IGRT offers image-based guidance for tumor tracking in radiotherapy delivery before and during treatment [83]. This can be implemented to reduce beam delivery error due to organ motion [77,83] or daily patient displacement by frequently matching CT images obtained before treatment to the planning CT images [84]. The IGRT ensures the radiation is accurately targeted to the tumor, accounting for any motion and changes in position between and during treatments [76,77]. Lung SBRT is challenging as the lung has large organ movement over time and should be carefully treated with exact tumor and OAR locating. By enhancing targeting accuracy, IGRT reduces unnecessary radiation exposure to the surrounding healthy lung tissue and critical organs, thus minimizing the risk of side effects.

2. Technological advances in IGRT

The image-guidance motion mangament device using 3 celing pods and inbore ring camera is showed in Fig. 11 [85]. Caillet classified IGRT into two groups: In-room pretreatment IGRT and intratreatment IGRT with specific motion management techniques per group [83]. Cone-beam computed tomography (CBCT) is frequently used in lung SBRT for pretreatment verification and provides 3D images of the tumor and surrounding anatomy, ensuring precise alignment before radiation delivery. With high dependence of anatomical visibilities in kV radiographic images based on using Compton scattering cross-sectioning, bone (and sometimes metal as an implanted marker) can be used as a reference for the verification of the position of the patient [83]. However, displaying the lung anatomy is limited because of the large range of motion, which can induce motion artifacts such as blurring and double images or streaks on images. This can be relieved by the application of motion management strategies such as breath-holding and respiratory-gating.

Figure 11. Image-guidance motion management devices for pretreatment image-guided radiation therapy (IGRT) (AlignRT). Note that, these devices are also available for the IGRT during treatment in combination with real-time tracking technologies. Reused from the article of Nguyen et al. (Phys Med. 2023;108:102567) [85]

Advanced IGRT systems can track the real-time movement of tumors, adjusting the radiation beam dynamically to maintain accurate targeting despite respiratory motion. IGRT technologies are often combined with respiratory-gating or breath-hold techniques, synchronizing radiation delivery with specific phases of the breathing cycle of the patient for improved precision [39,86,87]. For intrafractional motion monitoring, the combination of IGRT and SGRT devices has been suggested [88]. In addition, the kV-imaging device itself can be a solution for real-time image-guidance for tumor tracking. One device used for real-time image-guided radiotherapy for lung tumors is the CyberKnife [83] while another is the Vero tracking system [89]. IGRT allows for adaptive radiation therapy, where treatment plans are modified based on changes in tumor size, shape, or position displayed in the radiographic images over the course of treatment.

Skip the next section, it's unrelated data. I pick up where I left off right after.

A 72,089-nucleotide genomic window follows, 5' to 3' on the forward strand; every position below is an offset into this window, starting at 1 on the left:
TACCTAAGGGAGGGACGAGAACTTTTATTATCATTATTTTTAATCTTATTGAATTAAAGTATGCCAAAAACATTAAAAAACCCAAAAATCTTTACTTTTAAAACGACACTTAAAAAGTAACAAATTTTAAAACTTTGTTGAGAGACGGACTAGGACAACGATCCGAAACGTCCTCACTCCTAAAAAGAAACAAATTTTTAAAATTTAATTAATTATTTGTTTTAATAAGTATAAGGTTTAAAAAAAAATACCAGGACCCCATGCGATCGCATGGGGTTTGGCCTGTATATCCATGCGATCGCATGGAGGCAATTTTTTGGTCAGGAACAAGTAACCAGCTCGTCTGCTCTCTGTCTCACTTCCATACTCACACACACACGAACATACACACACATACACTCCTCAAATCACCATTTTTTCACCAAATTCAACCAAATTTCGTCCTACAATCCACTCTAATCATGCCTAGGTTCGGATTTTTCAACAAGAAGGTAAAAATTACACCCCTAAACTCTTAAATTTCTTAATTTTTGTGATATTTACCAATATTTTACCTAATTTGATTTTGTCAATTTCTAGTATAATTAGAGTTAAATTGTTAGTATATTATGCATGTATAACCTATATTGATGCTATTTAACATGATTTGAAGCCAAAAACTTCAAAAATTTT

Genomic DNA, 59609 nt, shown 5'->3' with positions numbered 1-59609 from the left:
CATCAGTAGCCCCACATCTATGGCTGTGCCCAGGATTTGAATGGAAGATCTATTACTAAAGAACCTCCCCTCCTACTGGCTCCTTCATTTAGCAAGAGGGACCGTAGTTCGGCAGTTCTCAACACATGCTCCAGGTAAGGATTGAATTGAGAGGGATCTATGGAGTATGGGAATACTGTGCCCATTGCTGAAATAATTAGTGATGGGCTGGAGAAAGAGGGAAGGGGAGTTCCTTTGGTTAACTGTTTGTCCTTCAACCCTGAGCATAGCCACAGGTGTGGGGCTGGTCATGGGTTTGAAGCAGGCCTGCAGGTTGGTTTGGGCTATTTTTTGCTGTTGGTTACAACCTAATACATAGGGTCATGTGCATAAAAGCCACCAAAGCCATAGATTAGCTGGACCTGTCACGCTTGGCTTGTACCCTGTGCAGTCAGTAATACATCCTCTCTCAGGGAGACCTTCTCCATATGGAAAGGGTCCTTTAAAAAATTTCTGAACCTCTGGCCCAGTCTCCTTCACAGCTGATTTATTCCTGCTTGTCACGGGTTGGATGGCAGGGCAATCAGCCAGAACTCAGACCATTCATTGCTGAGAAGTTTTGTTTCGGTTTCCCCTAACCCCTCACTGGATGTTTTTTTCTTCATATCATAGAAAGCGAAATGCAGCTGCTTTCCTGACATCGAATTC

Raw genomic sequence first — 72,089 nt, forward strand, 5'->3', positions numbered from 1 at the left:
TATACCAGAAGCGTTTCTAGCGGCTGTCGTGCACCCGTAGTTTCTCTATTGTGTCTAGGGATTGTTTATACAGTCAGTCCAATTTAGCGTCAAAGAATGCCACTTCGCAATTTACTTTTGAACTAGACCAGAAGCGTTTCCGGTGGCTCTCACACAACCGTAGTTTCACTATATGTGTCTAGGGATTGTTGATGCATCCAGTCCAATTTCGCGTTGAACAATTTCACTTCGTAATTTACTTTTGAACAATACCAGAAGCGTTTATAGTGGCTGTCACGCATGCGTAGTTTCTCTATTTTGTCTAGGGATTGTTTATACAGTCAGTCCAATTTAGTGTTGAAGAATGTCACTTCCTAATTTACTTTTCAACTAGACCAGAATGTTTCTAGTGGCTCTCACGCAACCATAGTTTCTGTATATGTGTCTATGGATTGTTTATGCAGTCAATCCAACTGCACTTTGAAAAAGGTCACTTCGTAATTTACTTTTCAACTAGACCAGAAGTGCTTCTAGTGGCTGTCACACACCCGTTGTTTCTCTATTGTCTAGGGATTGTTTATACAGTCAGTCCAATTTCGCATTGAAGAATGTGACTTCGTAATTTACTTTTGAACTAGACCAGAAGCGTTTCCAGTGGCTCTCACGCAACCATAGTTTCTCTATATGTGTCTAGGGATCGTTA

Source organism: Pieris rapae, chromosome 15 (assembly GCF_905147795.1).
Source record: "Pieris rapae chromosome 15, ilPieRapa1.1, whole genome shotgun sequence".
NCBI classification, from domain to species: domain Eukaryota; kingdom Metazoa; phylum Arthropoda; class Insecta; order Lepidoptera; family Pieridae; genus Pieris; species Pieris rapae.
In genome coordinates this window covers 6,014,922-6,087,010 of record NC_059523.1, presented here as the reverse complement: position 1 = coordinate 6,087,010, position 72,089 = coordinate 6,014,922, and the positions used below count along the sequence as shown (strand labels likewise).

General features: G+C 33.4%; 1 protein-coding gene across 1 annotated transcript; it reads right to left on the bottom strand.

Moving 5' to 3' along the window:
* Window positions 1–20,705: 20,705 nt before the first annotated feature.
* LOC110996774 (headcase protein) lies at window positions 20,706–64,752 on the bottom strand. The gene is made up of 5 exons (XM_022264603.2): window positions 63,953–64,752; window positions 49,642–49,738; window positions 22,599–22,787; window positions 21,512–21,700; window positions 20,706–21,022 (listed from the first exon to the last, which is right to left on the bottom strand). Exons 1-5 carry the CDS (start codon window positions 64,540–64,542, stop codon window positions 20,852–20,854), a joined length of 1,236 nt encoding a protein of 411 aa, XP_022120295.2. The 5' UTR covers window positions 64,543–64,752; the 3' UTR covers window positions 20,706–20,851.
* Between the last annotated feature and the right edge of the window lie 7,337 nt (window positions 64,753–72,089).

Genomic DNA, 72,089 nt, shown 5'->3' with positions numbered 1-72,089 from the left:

3. Challenges and considerations

The precision offered by IGRT in lung SBRT produced better local control of the tumor [75,76]. By accurately targeting the tumor and sparing healthy tissue, IGRT contributes to reduced toxicity and improved patient quality of life. The high level of precision required in lung SBRT with IGRT demands meticulous treatment planning and execution. Variations in tumor location, size, and patient anatomy necessitate individualized treatment planning and execution [90-92]. Ongoing advancements in imaging and radiation delivery technologies promise further improvements in the precision and efficacy of lung SBRT. Continued research is essential to optimize IGRT protocols and further understand the long-term outcomes of lung cancer treatment [93-95]. Clinical outcomes of motion management can be reportedly hard to interpret due to the difficulty of defining the exact effect of the absence or presence of the image guidance produced by random variation between patients [83]. A solution for this is by using a sufficiently large enough cohort of patients to support the benefits of image guidance.

Challenges also exist for IGRT in lung SBRT, such as the difficulty in managing motion and respiration-induced artifacts that decrease the accuracy of tumor delineation [96]. Several attempts to reduce motion-induced artifacts in CBCT images have been reported [97,98]. Furthermore, while the CT image, which is the most frequently used in the lung SBRT, has good visibility for high-density materials (e.g., bone), soft tissues have a low visibility contrast. The application of magnetic resonance imaging (MRI), which can visualize soft tissues, to IGRT has been suggested through the studies on the availability and potential of the MRI-guided IGRT [99-101]. The MRI-based guidance of tumor locations in soft tissues such as the lung is superior to that of kV-based imaging with improved delineation of target and nearby organs [101,102]. As technology advances, a linear accelerator (LINAC) has been combined directly with an MRI scanner, which can perform adaptive radiation therapy (RT), for MRI-guided LINAC [103]. This acquires MRI images on the day of treatment, and the oncologist confirms the positions of the target and OAR through comparison with the reference image used in treatment planning. If discrepancies between images are out of the target margin or tolerance, oncologists adjust the radiation treatment plan by redrawing the target and OAR. However, the treatment time required by MRI-guide LINAC may be longer than general treatment, although uncertainties, such as inter- and intrafraction setup error and variability, can be reduced and highly accurate RT can be performed. IGRT has become an integral component of the lung SBRT, significantly enhancing the accuracy of treatment delivery. This advancement allows for the safe administration of high radiation doses to lung tumors, improving tumor control and patient outcomes while minimizing the risk of toxicity. As technology advances, IGRT will continue to play a crucial role in refining lung cancer treatment, potentially extending the benefits of SBRT to a broader range of patients [75,76,99].